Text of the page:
The UN Human Rights Council has voted against the debate on the Uighurs


NOS news

The United Nations Human Rights Council has decided not to discuss human rights violations in China’s Xinjiang province. A motion for Western countries to put the matter on the agenda did not get a majority today. Apart from China, countries including Indonesia, Qatar, Cuba and the United Arab Emirates voted against debating the issue.

Five weeks ago, the UN said China had committed “serious human rights violations” against Uyghurs in Xinjiang. According to the researchers, there is systematic torture and ill-treatment in re-education camps where minority Muslims are detained.

After the publication of this report, countries including the United States and England insisted that the United Nations Human Rights Council should hold a debate on the Uyghur people. This is the first time the UN has debated China’s human rights record.

19 countries against, 17 for

“We cannot ignore such serious and systematic human rights abuses,” British diplomat Simon Manley said last month. “This House must not be silent, nor must it be.”

Yet the UN body, established in 2006 to monitor compliance with human rights treaties, now does. Of the 47 member states of the Human Rights Council, 19 voted against and 17 voted in favor of discussing human rights violations in Xinjiang. The remaining 11 members abstained, including Brazil and Ukraine.

Below are the pros and cons:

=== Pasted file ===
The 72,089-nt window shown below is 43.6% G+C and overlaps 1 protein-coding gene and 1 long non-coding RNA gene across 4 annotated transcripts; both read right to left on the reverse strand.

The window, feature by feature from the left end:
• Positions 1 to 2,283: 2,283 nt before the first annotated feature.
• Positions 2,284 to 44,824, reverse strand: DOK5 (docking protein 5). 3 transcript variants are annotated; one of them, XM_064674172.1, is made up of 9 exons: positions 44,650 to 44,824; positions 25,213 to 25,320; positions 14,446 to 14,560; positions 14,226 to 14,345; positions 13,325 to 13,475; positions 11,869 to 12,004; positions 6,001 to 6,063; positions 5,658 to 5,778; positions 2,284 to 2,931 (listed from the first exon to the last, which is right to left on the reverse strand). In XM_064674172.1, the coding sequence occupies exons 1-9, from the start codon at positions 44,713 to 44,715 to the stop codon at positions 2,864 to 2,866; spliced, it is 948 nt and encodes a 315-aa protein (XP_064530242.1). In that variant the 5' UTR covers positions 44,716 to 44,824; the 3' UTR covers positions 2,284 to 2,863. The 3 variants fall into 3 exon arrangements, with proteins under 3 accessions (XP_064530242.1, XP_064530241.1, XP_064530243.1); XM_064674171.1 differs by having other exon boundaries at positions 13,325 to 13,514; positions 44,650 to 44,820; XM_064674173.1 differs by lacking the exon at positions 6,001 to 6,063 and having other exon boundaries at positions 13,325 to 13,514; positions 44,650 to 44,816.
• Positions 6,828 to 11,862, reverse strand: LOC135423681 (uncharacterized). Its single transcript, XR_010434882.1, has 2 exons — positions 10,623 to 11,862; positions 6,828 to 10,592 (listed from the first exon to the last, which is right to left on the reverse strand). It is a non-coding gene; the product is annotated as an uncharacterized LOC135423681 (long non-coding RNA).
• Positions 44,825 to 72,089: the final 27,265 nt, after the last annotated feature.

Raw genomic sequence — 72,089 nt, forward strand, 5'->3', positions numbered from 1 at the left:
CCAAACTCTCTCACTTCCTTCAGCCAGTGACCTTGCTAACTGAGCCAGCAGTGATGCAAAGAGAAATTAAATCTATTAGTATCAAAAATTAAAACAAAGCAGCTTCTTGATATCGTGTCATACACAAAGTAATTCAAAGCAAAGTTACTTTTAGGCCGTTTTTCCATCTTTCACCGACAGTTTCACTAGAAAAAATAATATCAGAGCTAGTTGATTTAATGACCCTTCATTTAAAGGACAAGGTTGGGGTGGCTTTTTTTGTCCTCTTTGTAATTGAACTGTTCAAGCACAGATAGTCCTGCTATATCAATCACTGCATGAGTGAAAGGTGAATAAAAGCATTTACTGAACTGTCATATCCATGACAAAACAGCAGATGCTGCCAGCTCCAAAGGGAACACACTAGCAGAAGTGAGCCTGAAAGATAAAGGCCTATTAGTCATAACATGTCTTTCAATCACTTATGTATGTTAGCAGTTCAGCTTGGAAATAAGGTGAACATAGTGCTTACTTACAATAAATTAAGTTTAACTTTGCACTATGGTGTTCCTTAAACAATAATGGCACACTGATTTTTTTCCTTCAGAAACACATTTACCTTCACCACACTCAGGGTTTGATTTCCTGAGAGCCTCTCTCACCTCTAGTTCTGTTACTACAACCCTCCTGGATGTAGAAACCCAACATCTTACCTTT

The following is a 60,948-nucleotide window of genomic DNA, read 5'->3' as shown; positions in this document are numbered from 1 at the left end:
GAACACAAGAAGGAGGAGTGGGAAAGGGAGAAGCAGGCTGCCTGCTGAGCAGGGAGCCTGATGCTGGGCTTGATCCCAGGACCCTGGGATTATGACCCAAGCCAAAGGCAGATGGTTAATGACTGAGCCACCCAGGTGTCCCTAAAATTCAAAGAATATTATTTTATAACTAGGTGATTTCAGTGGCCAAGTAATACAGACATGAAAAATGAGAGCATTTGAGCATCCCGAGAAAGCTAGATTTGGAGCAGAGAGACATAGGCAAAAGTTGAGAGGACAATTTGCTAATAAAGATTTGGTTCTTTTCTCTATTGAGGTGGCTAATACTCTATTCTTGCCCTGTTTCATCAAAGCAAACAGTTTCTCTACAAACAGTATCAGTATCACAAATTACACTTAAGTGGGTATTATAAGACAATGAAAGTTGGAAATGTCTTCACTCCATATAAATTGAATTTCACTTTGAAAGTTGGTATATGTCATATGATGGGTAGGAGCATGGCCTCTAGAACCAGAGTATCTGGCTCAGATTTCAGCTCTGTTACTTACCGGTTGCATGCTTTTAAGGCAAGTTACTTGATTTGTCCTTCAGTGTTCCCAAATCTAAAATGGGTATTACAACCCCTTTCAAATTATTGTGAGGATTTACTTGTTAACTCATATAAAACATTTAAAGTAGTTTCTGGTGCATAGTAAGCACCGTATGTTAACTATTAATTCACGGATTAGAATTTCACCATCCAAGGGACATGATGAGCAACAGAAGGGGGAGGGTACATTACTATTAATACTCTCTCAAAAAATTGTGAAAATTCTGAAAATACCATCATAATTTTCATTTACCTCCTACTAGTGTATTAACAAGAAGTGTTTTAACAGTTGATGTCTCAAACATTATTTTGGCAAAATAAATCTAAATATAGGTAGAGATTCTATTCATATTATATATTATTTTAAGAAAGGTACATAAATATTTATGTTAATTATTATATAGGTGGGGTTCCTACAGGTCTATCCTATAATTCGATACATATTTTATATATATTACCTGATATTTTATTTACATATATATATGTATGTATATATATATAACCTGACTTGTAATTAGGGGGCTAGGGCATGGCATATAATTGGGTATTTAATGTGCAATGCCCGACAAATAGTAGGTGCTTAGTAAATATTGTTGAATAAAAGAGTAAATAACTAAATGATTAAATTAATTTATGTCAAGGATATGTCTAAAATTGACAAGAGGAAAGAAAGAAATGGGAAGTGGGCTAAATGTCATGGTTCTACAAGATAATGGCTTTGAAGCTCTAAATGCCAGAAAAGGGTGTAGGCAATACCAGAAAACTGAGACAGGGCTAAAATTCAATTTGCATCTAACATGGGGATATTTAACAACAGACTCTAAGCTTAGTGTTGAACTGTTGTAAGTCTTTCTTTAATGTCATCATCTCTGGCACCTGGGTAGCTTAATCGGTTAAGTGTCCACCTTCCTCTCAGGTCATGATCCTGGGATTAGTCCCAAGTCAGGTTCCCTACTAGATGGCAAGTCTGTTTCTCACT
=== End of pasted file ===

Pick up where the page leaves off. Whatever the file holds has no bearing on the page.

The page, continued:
Beijing has a permanent seat on the UN Human Rights Council. “It’s always difficult for countries to vote against a permanent member,” a Western diplomat later told the Associated Press. He acknowledged that countries with economic or political ties to China, such as Kazakhstan, would find it more difficult to talk.

After the results were announced, the Geneva room of the Human Rights Council was met with applause, which rarely happens at meetings of the UN body.


The UN investigation into the Uyghurs, which emerged at the end of August, has been three years in the making. The report follows a series of publications by international media and human rights organizations on the treatment of the Muslim minority in China.

Beijing, which continues to deny the allegations, is said to have tried to prevent the report from being published.

China correspondent Sjoerd den Daas traveled through Xinjiang two years ago and made this report about the Uyghurs:

Imprisoned, Punished and Brainwashed: The Fate of the Uyghurs

Ferdinand Woolridge

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